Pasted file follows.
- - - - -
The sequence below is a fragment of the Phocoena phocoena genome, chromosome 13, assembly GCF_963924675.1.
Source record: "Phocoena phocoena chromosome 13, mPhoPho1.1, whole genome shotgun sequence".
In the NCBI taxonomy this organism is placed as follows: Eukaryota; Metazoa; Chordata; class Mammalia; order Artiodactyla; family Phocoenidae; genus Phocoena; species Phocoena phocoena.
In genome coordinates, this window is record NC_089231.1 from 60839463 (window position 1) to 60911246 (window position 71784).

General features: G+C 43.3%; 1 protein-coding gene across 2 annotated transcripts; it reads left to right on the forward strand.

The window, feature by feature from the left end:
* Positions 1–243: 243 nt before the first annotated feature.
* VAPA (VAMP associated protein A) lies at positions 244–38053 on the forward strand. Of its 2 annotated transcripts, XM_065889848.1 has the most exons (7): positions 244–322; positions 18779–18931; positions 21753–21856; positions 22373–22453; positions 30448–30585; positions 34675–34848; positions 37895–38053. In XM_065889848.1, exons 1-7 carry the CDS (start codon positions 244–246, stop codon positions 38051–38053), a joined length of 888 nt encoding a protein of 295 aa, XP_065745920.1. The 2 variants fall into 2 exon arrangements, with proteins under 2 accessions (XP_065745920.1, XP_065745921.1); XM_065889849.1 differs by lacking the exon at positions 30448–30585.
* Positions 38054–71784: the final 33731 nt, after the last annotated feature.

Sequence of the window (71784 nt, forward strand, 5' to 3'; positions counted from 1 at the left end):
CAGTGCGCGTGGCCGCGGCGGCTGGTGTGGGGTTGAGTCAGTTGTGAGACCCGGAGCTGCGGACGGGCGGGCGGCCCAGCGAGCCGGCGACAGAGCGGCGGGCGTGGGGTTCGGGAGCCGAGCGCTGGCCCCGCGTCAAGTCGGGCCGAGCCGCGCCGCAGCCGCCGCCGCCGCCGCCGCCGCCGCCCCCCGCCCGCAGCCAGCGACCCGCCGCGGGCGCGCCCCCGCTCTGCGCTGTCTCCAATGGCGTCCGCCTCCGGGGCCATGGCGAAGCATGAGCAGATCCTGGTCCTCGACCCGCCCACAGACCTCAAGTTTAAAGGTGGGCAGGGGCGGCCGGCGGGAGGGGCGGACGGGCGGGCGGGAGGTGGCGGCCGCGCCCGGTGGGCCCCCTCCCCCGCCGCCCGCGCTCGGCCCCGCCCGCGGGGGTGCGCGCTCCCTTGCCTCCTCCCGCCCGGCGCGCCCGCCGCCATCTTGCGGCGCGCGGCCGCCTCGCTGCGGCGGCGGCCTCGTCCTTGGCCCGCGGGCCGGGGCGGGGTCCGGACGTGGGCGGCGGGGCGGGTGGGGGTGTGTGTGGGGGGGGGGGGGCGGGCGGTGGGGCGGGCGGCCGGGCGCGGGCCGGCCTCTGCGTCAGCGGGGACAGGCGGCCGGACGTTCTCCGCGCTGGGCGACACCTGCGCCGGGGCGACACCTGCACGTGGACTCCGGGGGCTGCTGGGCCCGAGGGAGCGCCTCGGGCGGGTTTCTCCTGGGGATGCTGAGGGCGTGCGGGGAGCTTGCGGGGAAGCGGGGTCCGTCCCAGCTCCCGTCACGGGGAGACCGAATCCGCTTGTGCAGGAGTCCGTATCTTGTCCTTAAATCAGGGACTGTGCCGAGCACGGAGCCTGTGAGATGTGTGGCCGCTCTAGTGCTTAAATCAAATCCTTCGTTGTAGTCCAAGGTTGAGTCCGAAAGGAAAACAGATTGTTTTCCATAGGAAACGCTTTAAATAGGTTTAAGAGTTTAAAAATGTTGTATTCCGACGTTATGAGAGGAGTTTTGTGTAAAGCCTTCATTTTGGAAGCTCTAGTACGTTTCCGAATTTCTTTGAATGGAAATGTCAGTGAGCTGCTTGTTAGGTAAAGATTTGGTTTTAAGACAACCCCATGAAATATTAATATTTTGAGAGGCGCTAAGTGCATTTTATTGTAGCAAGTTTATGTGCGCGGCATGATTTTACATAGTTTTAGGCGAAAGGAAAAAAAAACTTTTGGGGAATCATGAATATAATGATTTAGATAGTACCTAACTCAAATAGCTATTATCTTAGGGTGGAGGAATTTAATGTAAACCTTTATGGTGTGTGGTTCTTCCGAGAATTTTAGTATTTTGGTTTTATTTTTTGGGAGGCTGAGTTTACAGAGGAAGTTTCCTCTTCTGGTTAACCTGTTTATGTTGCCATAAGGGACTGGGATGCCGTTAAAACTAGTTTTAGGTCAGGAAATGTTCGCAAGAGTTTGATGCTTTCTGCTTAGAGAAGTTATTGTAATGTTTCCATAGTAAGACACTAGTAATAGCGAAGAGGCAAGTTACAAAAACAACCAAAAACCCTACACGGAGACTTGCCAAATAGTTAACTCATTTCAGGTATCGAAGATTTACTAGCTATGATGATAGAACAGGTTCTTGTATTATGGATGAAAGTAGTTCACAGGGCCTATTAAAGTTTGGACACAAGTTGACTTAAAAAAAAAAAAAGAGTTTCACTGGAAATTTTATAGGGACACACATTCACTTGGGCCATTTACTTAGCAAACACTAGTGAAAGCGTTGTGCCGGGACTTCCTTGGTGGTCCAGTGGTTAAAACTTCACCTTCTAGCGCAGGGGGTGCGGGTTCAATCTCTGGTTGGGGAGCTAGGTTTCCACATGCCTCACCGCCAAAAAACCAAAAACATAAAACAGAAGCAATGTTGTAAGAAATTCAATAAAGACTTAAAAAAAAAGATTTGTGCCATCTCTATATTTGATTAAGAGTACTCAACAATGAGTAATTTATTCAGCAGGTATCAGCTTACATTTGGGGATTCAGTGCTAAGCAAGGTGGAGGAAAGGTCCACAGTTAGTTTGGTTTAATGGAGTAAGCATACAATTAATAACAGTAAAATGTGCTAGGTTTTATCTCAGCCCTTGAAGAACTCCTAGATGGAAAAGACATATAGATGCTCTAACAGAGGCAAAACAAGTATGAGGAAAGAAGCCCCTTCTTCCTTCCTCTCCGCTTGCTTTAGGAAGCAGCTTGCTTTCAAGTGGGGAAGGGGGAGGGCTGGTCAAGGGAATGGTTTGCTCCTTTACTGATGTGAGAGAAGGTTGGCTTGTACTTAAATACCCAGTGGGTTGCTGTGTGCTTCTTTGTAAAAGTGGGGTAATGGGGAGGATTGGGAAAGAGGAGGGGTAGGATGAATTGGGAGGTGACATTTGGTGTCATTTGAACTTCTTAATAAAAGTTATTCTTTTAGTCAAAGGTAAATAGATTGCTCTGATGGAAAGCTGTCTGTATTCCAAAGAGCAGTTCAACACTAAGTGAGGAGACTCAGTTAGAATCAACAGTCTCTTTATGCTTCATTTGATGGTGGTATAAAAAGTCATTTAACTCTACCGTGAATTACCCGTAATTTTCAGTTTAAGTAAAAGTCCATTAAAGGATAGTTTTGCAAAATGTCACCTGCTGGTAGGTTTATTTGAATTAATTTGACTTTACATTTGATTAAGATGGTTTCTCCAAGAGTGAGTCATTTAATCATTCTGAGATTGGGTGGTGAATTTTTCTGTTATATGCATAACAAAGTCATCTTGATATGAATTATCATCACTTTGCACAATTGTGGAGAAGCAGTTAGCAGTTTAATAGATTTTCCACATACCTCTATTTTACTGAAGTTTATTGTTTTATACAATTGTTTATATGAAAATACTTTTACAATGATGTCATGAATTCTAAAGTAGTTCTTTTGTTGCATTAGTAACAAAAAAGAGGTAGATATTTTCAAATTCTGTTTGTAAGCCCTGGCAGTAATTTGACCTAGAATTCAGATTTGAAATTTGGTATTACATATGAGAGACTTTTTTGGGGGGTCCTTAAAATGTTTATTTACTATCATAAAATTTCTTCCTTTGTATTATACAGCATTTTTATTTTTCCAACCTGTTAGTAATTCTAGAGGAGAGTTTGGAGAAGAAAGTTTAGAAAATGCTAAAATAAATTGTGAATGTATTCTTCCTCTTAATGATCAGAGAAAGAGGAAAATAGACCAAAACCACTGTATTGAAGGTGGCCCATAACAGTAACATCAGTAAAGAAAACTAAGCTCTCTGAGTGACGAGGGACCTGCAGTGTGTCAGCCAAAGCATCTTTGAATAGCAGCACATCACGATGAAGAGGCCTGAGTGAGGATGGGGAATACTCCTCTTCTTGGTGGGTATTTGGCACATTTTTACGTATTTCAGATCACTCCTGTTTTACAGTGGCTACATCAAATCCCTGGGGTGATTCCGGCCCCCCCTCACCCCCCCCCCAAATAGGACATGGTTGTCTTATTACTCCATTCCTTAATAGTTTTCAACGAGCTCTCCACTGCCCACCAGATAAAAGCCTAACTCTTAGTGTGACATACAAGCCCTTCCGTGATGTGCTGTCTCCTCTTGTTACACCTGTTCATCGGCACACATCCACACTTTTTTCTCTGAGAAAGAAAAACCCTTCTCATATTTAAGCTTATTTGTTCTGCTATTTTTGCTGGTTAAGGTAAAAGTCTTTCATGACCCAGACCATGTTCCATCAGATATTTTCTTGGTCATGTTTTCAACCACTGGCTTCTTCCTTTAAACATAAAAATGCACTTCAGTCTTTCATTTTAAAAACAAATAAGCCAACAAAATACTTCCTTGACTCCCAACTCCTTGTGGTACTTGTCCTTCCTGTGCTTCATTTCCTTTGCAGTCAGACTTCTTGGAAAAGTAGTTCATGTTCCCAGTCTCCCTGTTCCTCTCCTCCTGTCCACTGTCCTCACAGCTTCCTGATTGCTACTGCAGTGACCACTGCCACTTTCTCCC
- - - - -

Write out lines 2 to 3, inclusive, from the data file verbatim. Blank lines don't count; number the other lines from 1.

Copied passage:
Source record: "Phocoena phocoena chromosome 13, mPhoPho1.1, whole genome shotgun sequence".
In the NCBI taxonomy this organism is placed as follows: Eukaryota; Metazoa; Chordata; class Mammalia; order Artiodactyla; family Phocoenidae; genus Phocoena; species Phocoena phocoena.